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  • Forest Industry Employees: training, safety and retention

    Muir, Kate Rosemary (2014)

    Bachelors thesis
    University of Canterbury Library

    Forestry employees are the most valuable asset to forest operations. An analysis was completed to determine employee training status, how safe employees feel within their roles and identify major reasons of dissatisfaction. Through the development of job descriptions and person specifications, it was possible to identify the job requirements along with the personal attributes and qualifications required by employers, to ensure employees were capable of undertaking their role. There is an identifiable gap within the level of formal education among employees. Over half (55%) of the employees have lower qualifications than those required to have undertaken further forestry on-job training. A majority of employees’, particularly those in machine operator roles feel safe in their forestry operational roles. A small proportion of employees in breaker out, thin to waste and pruning roles feel unsafe. All employees surveyed except loader operators, felt only moderately safe in their role. The difficult environment associated with forestry was determined to be the major reason for dissatisfaction (52%) among employees, along pay and length of day. Paradoxically, the environment was also a major reason for satisfaction among those surveyed. By identifying the major reasons of dissatisfaction among forestry employees it is possible to improve job satisfaction and employee retention. Training forestry employees needs to be from a more practical aspect. This will lead to increase the number of employees that are trained for the roles they are undertaking, by ensuring they are equipped with adequate knowledge, and have the skill to work safely and to a high quality standard.

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  • Dynamic behaviour of brain and surrogate materials under ballistic impact

    Soltanipour Lazarjan, Milad (2015)

    Doctoral thesis
    University of Canterbury Library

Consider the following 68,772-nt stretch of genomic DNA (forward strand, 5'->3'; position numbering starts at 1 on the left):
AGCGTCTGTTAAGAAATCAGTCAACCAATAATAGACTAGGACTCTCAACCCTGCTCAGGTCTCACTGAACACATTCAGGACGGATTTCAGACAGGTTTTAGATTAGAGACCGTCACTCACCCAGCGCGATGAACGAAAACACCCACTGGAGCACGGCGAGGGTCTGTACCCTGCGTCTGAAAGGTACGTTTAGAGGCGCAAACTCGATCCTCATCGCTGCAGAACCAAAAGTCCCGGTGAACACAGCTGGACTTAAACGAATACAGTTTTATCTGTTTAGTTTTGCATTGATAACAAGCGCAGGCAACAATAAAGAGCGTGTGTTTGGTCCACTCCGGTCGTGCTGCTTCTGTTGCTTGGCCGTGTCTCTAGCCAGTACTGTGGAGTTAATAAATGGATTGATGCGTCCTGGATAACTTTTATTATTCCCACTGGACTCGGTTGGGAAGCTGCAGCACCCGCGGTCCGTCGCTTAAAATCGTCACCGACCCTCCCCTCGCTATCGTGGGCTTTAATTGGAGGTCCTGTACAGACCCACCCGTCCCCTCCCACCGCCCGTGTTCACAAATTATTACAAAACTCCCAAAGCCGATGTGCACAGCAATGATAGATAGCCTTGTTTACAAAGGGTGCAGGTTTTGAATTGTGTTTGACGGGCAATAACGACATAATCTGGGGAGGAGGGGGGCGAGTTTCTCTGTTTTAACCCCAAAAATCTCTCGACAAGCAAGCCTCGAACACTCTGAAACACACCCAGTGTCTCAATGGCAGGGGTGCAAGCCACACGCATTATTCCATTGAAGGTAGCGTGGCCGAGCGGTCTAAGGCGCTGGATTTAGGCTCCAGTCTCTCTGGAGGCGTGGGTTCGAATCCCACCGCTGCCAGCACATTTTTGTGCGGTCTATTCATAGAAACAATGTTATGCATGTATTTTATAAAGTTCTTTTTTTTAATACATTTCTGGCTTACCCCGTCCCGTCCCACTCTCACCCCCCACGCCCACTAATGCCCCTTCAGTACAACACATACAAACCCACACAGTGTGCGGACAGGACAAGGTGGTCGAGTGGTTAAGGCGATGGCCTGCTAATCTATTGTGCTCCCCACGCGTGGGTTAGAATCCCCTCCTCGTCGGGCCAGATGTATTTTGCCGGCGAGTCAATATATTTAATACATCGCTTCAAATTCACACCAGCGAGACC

In the last several decades the number of the fatalities related to criminally inflicted cranial gunshot wounds has increased (Aarabi et al.; Jena et al., 2014; Mota et al., 2003). Back-spattered bloodstain patterns are often important in investigations of cranial gunshot fatalities, particularly when there is a doubt whether the death is suicide or homicide. Back-spatter is the projection of blood and tissue back toward the firearm. However, the mechanism of creation of the backspatter is not understood well. There are several hypotheses, which describe the formation of the backspatter. However, as it is difficult to study the internal mechanics of formation of the backspatter in animal experiments as the head is opaque and sample properties vary from animal to animal. Performing ballistic experiments on human cadavers is rarely not possible for ethical reasons. An alternative is to build a realistic physical 3D model of the human head, which can be used for reconstruction of crime scenes and BPA training purposes. This requires a simulant material for each layer of the human head. In order to build a realistic model of human head, it is necessary to understand the effect of the each layer of the human head to the generation of the back-spatter. Simulant materials offer the possibility of safe, well‐controlled experiments. Suitable simulants must be biologically inert, be stable over some reasonable shelf‐life, and respond to ballistic penetration in the same way as the responding human tissues. Traditionally 10-20% (w/w) gelatine have been used as a simulant for human soft tissues in ballistic experiments. However, 10-20% of gelatine has never been validated as a brain simulant. Moreover, due to the viscoelastic nature of the brain it is not possible to find the exact mechanical properties of the brain at ballistic strain rates. Therefore, in this study several experiments were designed to obtain qualitative and quantitative data using high speed cameras to compare different concentrations of gelatine and new composite material with the bovine and ovine brains. Factors such as the form of the fragmentation, velocity of the ejected material, expansion rate, stopping distance, absorption of kinetic energy and effect of the suction as well as ejection of the air from the wound cavity and its involvement in the generation of the backspatter have been investigated. Furthermore, in this study a new composite material has been developed, which is able to create more realistic form of the fragmentation and expansion rate compared to the all different percentage of the gelatine. The results of this study suggested that none of the concentrations the gelatine used in this study were capable of recreating the form of the damage to the one observed from bovine and ovine brain. The elastic response of the brain tissue is much lower that observed in gelatine samples. None of the simulants reproduced the stopping distance or form of the damage seen in bovine brain. Suction and ejection of the air as a result of creation of the temporary cavity has a direct relation to the elasticity of the material. For example, by reducing the percentage of the gelatine the velocity of the air drawn into the cavity increases however, the reverse scenario can be seen for the ejection of the air. This study showed that elastic response of the brain tissue was not enough to eject the brain and biological materials out of the cranium. However, the intracranial pressure raises as the projectile passes through the head. This pressure has the potential of ejecting the brain and biological material backward and create back-spatter. Finally, the results of this study suggested that for each specific type of experiment, a unique simulant must be designed to meet the requirements for that particular experiment.